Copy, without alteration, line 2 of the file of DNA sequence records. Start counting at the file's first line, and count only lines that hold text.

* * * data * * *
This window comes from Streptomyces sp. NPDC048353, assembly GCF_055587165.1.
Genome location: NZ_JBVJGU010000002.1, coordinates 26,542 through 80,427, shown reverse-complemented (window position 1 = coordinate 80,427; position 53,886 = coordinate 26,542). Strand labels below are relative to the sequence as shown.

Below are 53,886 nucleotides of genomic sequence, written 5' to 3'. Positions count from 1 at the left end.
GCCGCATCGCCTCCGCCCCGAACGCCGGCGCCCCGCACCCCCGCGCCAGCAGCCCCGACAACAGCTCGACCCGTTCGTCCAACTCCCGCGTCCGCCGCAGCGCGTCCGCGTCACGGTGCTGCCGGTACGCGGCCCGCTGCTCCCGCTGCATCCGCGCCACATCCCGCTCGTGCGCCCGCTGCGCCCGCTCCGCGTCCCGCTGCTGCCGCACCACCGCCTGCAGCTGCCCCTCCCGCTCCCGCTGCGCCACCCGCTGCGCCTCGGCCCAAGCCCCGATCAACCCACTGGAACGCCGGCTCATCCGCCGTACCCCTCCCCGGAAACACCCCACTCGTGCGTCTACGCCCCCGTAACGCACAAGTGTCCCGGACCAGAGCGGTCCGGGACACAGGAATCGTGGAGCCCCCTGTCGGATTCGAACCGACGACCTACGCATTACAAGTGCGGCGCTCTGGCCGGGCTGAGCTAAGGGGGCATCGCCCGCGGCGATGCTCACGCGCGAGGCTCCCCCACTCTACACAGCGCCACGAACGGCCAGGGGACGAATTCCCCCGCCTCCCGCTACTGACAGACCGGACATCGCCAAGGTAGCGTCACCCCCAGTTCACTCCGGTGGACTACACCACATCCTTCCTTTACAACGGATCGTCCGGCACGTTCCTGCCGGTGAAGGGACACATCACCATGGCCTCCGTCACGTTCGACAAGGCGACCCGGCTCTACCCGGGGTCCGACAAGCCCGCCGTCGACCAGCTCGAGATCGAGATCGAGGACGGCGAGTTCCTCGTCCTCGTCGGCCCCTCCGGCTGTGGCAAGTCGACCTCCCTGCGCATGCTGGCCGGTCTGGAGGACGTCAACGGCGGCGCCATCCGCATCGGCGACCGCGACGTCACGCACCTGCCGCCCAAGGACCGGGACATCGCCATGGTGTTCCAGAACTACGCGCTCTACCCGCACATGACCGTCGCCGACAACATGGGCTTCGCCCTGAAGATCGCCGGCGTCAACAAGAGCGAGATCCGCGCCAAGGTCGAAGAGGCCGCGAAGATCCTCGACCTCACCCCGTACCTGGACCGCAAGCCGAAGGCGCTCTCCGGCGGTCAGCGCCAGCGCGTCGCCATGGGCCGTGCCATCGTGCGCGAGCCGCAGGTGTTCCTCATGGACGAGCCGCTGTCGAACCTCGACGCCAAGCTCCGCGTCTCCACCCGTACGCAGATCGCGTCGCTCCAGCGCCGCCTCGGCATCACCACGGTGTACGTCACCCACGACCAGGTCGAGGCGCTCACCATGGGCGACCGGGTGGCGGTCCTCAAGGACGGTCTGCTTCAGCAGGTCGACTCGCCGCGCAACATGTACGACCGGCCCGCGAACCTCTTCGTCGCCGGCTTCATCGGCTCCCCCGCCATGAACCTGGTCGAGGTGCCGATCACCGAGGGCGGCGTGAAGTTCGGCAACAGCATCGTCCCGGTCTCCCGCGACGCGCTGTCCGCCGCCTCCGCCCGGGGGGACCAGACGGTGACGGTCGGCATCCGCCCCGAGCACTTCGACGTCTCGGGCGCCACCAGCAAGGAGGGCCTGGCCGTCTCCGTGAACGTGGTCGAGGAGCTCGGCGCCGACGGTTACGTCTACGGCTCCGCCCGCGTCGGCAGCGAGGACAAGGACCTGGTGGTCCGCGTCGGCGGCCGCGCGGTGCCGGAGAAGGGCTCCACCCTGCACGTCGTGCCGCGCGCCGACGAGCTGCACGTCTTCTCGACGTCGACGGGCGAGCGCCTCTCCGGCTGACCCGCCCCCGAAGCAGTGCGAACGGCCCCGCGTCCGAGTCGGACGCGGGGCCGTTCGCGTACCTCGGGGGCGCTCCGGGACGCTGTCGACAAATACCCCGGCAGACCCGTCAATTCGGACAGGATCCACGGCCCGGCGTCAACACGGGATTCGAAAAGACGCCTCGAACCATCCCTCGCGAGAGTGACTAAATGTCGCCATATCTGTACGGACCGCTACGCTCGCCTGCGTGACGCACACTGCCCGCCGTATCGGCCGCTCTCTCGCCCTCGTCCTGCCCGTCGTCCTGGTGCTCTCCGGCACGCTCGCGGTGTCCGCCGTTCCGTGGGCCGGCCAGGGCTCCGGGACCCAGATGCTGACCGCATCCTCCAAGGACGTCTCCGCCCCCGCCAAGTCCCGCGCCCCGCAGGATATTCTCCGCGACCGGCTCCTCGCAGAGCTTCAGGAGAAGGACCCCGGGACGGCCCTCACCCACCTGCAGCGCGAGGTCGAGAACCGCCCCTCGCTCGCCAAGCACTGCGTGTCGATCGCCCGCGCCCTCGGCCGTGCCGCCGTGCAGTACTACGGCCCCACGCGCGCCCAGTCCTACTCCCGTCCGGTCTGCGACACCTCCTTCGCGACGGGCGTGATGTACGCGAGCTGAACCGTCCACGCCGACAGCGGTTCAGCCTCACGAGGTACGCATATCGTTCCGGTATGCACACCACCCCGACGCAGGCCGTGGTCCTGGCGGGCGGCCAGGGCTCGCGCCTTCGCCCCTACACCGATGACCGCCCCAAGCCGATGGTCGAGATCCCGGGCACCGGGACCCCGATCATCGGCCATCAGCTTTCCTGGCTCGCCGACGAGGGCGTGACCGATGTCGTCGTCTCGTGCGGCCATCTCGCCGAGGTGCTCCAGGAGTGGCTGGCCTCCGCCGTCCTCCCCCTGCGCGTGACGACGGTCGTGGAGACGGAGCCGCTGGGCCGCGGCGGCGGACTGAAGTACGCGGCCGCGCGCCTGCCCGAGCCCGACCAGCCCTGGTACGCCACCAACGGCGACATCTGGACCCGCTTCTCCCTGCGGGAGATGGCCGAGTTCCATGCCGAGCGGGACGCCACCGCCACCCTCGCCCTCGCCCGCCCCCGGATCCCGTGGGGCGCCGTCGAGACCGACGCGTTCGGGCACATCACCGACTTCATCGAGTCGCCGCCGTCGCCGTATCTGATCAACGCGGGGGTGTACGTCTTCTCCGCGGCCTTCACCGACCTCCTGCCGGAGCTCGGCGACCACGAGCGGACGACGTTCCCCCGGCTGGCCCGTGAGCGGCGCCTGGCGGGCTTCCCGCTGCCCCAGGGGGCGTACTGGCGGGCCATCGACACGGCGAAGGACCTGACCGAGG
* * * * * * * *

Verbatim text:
Genome location: NZ_JBVJGU010000002.1, coordinates 26,542 through 80,427, shown reverse-complemented (window position 1 = coordinate 80,427; position 53,886 = coordinate 26,542). Strand labels below are relative to the sequence as shown.